Following the closure of RAF Lyneham as an active station, the Ministry of Defence (MoD) looked to redevelop the site as a world-class training establishment for the Defence Technical Training Change Programme’s Army’s Corps of Royal Electrical and Mechanical Engineers (REME).
This major project involved the construction and refurbishment of 83 assets, as well as a site-wide upgrade of the existing utilities network across a 1,200-acre site, within a tight 18-month programme.
At peak, there were 1,400 operatives overseen by 120 management staff on site, all required to complete security vetting processes for the secure site. Logistics, traffic management and reducing the amount of labour required was therefore crucial for the efficient and safe functioning of the development. Weekly meetings were planned to establish the following week’s traffic management plan. The meetings were attended by our safety department and all subcontractors, peaking at around 30 subcontractors, from utilities and cable companies to our modular unit supplier.
The project’s scope included the build and refurbishment of a wealth of facilities, including accommodation for trainees, classrooms, training suites and outdoor apparatus. Further works included the refurbishing of offices, including the sergeants’ and officers’ mess, the construction of a medical and dental centre, gymnasium and outdoor sports facilities. Finally, the old RAF officer’s mess was refurbished to house the REME Museum to preserve the heritage of the Corps.
The team selected a modular approach to provide single living accommodation for trainees, with a total of 1,600 new bedrooms across 20 buildings, plus communal rooms and entrance foyers. The solution comprised self-supporting lightweight steel frame modules, designed to carry and transfer vertical loads. Specified to the equivalent standard of a three-star hotel, each new individual bedroom unit included a wardrobe, desk, lighting and power fittings, en-suite shower room and curtains. Each room was 90% pre-fitted, in a low-risk and controlled environment, before it arrived on site. 3D modelling was used to create structural details for factory manufacture and to co-ordinate with the M&E design.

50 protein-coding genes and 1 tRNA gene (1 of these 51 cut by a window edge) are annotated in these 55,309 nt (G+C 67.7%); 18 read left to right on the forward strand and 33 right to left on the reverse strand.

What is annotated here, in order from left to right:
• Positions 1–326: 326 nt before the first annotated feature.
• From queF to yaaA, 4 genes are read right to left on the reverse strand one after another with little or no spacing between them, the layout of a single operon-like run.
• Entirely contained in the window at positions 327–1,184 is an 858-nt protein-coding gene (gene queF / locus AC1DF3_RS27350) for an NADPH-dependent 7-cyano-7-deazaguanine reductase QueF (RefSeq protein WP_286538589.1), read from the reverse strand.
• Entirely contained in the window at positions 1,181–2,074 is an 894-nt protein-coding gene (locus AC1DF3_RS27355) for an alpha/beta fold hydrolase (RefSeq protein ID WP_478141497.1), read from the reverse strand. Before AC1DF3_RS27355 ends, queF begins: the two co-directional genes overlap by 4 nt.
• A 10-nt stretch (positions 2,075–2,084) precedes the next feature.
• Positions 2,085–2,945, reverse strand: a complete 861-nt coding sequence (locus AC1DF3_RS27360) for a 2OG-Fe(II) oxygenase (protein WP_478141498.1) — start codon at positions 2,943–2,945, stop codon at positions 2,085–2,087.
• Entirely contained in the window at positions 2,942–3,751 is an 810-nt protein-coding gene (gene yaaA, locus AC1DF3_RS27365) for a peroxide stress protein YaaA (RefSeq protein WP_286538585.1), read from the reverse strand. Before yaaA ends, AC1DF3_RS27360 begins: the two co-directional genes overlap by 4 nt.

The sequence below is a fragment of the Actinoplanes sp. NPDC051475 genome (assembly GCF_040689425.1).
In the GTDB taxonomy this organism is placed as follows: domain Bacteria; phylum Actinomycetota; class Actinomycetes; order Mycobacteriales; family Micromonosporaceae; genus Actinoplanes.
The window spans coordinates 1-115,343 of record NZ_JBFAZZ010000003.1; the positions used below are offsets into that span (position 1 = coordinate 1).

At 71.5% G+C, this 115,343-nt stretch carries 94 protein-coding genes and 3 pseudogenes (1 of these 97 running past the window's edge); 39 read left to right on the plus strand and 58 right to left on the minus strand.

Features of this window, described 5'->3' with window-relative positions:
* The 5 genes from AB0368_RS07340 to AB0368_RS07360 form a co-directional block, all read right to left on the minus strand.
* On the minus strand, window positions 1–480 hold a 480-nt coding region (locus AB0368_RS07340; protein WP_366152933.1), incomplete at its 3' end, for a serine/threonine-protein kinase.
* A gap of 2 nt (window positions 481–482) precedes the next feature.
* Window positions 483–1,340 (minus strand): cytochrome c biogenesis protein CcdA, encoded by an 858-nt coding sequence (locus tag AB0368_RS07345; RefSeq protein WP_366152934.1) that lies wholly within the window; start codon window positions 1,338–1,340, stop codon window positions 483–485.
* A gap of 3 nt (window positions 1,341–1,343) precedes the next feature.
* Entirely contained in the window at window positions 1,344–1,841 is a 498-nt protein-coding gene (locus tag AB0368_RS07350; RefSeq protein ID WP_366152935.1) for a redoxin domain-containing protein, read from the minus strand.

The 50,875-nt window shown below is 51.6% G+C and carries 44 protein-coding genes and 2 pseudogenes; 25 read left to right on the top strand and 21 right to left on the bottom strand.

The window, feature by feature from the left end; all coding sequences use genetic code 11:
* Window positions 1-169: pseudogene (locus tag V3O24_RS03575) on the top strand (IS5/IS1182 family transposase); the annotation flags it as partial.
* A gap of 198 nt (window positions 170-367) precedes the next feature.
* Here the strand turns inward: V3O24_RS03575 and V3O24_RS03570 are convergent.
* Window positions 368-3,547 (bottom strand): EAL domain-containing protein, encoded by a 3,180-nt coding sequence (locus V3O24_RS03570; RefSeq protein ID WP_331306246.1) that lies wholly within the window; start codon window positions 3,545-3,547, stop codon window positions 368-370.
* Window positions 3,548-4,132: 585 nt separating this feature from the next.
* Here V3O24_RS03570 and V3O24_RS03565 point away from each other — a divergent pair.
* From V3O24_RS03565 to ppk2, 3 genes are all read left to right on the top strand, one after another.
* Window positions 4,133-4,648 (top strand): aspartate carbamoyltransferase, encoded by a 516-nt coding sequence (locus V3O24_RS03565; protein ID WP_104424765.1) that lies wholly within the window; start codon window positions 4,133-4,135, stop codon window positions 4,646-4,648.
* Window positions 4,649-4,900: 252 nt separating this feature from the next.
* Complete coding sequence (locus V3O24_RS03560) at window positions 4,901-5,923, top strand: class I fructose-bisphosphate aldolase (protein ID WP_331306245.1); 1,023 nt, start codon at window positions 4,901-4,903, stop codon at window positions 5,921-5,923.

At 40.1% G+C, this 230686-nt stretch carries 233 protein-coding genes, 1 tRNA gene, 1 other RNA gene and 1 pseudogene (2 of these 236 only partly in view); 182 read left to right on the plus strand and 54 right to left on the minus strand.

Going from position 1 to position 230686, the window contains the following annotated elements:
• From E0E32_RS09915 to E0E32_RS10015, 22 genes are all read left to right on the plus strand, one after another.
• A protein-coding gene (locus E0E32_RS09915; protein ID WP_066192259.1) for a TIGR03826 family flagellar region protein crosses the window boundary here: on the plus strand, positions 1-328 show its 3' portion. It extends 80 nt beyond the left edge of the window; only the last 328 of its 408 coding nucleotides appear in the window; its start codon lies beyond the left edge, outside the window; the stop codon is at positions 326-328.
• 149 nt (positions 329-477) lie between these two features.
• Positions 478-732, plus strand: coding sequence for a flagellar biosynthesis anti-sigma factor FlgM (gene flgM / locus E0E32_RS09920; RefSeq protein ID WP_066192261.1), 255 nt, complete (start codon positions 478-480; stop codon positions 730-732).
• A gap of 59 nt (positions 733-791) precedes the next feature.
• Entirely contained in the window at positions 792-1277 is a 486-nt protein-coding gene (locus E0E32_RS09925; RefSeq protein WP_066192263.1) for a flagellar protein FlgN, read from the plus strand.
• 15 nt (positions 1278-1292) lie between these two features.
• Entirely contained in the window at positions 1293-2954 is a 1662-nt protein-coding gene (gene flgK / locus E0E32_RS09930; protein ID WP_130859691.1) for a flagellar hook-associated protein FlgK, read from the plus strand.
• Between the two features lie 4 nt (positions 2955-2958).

The project was completed in 93 weeks, involving a supply chain of over 40 local companies and employing over 1,400 people at its peak. Modular construction commenced two months in advance of modules being delivered to site and the twelve accommodation buildings were handed over on time, ahead of the autumn intake of trainees.
During the project, the Hercules team worked with the forces’ Career Transition Partnership, which assists military personnel to secure permanent work on completion of their service.
Alongside the training centre, the new REME Museum opened in 2017, preserving the history and heritage of the Corps for the public alongside serving military to enjoy.
Due to the success of the project, Kier has since been contacted to provide a further 296 modular rooms over five blocks at Lyneham, due for completion in 2020.
" MoD Lyneham will be a fantastic place to train our military personnel. The new facilities will enable the REME to come together in one location. We’re all proud of the contribution we’re making to the Armed Forces – DIO’s purpose is to support the armed forces by providing what they need to live, work and train and this project ticks all three boxes in one development. "
The refurbishment of a Fixed Wing office building and provision of new simulators, training, and operations facilities. The Rotary Wing project required the design and construction of a new two-storey office block and refurbishment of an existing aircraft hangar.
The RAN (Radio Access Network) is the technology used in the UK to allow mobile phones to transmit and receive data and voice services. Ericsson are a leading provider of RAN access to many of the UK’s mobile networks and in 2013, we were appointed by Ericsson to maintain its RAN assets to keep the UK’s 4G and 5G networks live and operational